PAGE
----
Move over Bezos, ESPN can do news better than you
If the Bristol behemoth were a stand-alone company instead of a Walt Disney Co./Hearst Corporation co-venture, it would be the most valuable media property in the world, worth $40 billion against annual revenues of $10.3 billion, according to one estimate. Wherever sports happens or is discussed — cable, broadcast TV, radio, online, mobile and print — one ESPN tentacle can be found wrapped tight around it, squeezing out revenue, and the others probing for fresh sucking places. It speaks four languages in more than 61 countries and has a larger standing army than Canada. I made up that army fact, but if ESPN had one it would be the world’s most predatory, profitable and entertaining.
Like Alexander the Great, ESPN has recorded so many victories in such a brief time that it will soon weep upon discovering that no additional sports worlds exist to conquer. The company has entered its mop-up phase, a place where most mature companies end up, doing more of what it does best, finding new ways to serve the old stuff, but not advancing at the old velocity. But if ESPN wanted to break out of the gold-plated sports ghetto that it now owns, what better strategy than to spend its millions refashioning itself as “The Worldwide Leader in News.” International news. Political news. Domestic news. Cultural news. Business and financial news. Local news (it already has a sports presence in five top cities). Weather. And, yeah, even sports.
The idea isn’t as fanciful as it seems. ESPN has been trundling in the news direction for a couple of decades now, at least since its executive editor John A. Walsh joined in 1988, and built out such franchises as ESPN Radio, ESPN The Magazine, its documentaries, the network’s Outside the Lines investigative work (see this Bonnie D. Ford investigation on triathlon deaths and former New York Times-man Don Van Natta Jr.’s feature on the rise of NFL Commissioner Roger Goodell), and more. Walsh notably raided newspaper sports sections for reporters, picking up such stars as Chris Mortensen and Peter Gammons. In 2011, ESPN added its Grantland website, a longform journalism site that weds sports to pop culture (examples, the Hollywood Prospectus blog and the hiring of Pulitzer Prize-winning film critic Wesley Morris).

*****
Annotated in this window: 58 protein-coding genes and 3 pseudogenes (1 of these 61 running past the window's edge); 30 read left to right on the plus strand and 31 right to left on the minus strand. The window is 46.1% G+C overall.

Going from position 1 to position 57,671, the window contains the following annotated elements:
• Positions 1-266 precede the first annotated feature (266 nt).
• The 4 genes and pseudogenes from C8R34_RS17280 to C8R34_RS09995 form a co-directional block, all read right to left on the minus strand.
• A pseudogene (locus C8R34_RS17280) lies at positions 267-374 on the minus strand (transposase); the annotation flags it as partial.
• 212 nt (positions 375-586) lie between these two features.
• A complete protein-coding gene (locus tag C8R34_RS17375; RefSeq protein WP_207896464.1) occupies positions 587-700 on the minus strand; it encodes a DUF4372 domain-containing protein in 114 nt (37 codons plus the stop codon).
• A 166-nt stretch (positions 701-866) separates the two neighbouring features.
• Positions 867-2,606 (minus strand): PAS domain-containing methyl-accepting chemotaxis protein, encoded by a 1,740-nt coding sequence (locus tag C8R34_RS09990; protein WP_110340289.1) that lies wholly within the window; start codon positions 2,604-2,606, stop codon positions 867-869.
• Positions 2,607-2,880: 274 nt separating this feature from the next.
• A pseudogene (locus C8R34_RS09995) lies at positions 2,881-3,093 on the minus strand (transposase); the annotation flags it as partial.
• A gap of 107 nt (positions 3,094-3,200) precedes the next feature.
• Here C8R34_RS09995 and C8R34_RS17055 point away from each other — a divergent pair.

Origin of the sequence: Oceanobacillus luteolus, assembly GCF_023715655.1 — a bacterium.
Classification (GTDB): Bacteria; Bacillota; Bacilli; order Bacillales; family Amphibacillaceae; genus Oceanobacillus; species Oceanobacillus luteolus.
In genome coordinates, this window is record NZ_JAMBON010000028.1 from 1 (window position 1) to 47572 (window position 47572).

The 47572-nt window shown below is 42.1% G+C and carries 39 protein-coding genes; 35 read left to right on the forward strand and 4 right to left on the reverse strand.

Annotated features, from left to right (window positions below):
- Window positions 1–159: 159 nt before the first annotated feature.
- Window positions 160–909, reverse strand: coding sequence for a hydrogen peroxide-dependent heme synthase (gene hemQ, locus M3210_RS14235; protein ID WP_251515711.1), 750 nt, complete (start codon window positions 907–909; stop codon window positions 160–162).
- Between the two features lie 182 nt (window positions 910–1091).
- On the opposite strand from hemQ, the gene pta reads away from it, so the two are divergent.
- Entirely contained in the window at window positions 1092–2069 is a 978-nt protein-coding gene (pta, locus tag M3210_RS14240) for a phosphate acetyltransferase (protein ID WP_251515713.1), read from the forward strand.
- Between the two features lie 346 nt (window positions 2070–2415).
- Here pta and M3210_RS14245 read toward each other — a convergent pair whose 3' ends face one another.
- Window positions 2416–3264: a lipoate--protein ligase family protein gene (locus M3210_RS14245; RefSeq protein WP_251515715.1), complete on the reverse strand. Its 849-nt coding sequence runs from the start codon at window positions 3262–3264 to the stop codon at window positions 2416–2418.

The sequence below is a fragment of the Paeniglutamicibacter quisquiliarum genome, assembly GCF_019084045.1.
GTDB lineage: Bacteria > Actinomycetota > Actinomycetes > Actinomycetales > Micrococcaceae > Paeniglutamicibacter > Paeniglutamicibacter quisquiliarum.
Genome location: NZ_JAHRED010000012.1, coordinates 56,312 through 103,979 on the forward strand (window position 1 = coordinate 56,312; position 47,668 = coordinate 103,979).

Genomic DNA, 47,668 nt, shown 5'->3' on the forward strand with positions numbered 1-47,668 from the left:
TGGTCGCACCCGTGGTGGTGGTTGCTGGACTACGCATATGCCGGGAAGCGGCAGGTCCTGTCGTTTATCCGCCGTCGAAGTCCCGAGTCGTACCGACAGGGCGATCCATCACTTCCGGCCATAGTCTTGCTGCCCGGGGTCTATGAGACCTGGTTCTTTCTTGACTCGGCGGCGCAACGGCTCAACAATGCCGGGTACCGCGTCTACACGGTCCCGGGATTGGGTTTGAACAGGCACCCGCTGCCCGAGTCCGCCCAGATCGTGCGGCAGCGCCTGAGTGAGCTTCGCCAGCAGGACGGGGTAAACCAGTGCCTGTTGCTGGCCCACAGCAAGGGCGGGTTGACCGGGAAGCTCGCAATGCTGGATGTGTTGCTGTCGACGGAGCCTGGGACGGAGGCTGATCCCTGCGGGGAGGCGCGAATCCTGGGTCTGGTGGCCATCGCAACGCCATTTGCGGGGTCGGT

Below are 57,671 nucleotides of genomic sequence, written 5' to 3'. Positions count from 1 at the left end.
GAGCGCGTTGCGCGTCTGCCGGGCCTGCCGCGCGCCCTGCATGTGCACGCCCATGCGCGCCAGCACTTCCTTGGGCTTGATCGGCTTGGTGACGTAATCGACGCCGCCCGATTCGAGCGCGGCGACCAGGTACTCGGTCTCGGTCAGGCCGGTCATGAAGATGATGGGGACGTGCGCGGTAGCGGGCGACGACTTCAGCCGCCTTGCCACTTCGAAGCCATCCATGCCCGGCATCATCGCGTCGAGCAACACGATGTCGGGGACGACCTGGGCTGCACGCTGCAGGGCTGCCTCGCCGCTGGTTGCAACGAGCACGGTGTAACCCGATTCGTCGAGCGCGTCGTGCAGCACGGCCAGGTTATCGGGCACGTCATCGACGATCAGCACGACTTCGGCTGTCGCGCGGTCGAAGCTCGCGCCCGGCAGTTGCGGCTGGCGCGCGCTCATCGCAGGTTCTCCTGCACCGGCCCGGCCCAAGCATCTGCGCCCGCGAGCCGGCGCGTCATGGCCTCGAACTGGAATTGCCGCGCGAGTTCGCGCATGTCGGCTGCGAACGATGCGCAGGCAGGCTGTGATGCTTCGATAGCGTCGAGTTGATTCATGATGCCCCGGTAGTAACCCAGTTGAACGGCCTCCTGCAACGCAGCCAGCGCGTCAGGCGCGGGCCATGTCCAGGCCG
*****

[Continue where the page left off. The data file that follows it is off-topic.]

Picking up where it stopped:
ESPN’s recent acquisition of statistician/journalist Nate Silver further extends the company’s news reach. Silver, who started his journalism career in sports, will cover that topic and every news variety that generates numbers — politics and elections, economics, government, weather, science, culture, pick-up-sticks, et al. That’s a roomy mandate. It’s as if ESPN’s chiefs flew Silver to the North Pole and said, “Son, everything south of here belongs to you.” Silver’s help-wanted shingle gives a sense of his ambitions, stating that candidates who bring writing chops, statistical savvy, and programming skills with them are more likely to win a job. “Let’s say fewer things but be more correct about them,” is Silver’s editorial philosophy.